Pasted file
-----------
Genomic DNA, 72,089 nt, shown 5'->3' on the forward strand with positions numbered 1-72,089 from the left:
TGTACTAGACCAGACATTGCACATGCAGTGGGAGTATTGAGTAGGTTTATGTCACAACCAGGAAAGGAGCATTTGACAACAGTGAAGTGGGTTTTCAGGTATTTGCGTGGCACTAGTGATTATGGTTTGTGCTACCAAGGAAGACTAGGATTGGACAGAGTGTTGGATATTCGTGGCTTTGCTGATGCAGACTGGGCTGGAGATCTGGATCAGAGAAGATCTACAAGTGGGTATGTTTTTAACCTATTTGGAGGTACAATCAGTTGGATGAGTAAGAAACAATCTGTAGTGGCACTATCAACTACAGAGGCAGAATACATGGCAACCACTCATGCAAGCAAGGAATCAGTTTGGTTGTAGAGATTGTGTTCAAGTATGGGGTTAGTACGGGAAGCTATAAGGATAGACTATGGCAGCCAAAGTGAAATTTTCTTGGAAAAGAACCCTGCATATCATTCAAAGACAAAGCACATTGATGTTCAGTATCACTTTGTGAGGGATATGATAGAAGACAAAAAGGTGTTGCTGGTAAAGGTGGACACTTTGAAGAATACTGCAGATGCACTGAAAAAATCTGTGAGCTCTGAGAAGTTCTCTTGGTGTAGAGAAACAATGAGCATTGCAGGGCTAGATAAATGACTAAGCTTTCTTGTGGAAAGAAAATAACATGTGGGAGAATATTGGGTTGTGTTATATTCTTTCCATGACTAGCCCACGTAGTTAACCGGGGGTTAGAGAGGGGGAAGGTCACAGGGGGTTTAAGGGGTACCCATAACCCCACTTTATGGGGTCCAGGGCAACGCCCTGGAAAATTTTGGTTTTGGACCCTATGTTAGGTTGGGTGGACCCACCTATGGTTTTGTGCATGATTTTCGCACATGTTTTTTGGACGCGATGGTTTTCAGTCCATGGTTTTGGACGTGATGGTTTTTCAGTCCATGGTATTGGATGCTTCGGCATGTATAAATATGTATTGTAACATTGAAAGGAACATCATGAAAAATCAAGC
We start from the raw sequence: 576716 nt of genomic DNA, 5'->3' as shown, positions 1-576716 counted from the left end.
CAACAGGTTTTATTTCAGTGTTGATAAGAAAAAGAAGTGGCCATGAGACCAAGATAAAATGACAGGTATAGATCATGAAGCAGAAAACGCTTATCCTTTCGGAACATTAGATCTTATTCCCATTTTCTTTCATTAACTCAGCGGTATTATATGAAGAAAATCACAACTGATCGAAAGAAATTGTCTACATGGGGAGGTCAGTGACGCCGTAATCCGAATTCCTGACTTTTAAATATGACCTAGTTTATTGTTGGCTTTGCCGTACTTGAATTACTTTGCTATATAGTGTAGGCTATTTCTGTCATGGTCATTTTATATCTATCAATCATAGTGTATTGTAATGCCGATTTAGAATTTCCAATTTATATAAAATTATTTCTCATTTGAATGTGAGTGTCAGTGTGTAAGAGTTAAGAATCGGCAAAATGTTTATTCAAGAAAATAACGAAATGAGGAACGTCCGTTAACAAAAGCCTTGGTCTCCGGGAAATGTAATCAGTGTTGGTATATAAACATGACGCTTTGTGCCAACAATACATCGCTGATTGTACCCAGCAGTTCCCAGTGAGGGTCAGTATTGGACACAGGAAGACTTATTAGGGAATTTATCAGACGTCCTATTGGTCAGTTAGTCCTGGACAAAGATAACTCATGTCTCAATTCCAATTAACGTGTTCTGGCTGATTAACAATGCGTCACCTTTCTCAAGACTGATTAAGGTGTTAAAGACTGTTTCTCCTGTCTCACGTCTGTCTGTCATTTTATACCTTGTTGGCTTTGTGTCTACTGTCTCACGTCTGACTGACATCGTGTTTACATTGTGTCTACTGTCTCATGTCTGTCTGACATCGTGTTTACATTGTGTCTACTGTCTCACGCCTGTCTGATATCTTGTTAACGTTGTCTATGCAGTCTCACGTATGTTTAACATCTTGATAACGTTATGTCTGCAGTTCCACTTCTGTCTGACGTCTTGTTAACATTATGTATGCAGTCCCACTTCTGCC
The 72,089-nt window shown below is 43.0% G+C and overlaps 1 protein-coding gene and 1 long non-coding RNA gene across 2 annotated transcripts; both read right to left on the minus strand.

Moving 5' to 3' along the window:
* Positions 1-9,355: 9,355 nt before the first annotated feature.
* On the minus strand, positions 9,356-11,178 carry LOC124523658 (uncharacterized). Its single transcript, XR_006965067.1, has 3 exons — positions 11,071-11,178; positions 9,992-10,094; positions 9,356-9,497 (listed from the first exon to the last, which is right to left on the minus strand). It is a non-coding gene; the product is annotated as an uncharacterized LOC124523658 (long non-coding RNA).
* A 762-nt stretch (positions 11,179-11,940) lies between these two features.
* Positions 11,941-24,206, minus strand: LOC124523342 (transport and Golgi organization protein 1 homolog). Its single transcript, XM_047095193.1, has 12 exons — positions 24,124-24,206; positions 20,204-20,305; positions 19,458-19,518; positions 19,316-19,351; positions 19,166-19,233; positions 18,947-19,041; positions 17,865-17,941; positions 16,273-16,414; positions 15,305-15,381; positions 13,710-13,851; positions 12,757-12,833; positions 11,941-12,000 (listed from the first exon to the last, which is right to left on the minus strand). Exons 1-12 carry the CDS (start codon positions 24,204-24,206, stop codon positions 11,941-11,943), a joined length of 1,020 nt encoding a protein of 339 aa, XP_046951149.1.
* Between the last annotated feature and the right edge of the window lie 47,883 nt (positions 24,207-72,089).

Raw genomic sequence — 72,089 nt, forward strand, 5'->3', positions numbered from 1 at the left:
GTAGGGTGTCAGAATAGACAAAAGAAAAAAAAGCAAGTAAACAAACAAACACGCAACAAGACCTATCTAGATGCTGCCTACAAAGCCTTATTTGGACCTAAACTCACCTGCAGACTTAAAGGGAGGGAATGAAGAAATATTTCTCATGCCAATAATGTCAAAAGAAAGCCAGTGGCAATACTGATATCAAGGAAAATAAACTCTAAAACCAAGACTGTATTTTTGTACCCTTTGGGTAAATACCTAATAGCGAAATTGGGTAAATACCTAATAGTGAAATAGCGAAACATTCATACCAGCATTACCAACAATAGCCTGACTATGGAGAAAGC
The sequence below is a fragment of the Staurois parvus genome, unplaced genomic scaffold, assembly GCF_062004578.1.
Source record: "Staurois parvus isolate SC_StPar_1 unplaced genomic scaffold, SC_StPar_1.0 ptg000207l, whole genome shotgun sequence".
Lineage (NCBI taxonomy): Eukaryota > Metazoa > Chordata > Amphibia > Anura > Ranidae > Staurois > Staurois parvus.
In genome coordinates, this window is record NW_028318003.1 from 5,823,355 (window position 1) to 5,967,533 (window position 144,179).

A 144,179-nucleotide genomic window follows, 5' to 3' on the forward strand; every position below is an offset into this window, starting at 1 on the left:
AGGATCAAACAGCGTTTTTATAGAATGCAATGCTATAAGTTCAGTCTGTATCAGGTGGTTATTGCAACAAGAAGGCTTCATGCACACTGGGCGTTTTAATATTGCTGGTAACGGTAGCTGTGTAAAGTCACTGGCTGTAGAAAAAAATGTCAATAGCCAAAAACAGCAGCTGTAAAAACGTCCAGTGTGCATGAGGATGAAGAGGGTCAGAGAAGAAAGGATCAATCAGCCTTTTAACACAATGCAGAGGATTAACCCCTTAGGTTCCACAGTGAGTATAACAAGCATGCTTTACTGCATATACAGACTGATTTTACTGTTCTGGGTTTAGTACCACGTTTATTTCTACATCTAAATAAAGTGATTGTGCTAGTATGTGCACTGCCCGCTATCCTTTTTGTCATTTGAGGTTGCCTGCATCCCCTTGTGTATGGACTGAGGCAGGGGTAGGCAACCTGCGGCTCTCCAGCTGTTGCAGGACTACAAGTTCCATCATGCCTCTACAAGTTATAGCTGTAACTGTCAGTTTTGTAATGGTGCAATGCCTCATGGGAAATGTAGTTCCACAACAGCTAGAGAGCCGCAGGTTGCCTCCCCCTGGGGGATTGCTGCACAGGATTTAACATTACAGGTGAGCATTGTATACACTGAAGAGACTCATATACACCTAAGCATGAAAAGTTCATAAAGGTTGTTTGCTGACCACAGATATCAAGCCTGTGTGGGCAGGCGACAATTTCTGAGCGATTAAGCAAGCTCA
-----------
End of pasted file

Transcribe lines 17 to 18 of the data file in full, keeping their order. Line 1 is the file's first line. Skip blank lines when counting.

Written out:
In genome coordinates, this window is record NW_028318003.1 from 5,823,355 (window position 1) to 5,967,533 (window position 144,179).

A 144,179-nucleotide genomic window follows, 5' to 3' on the forward strand; every position below is an offset into this window, starting at 1 on the left: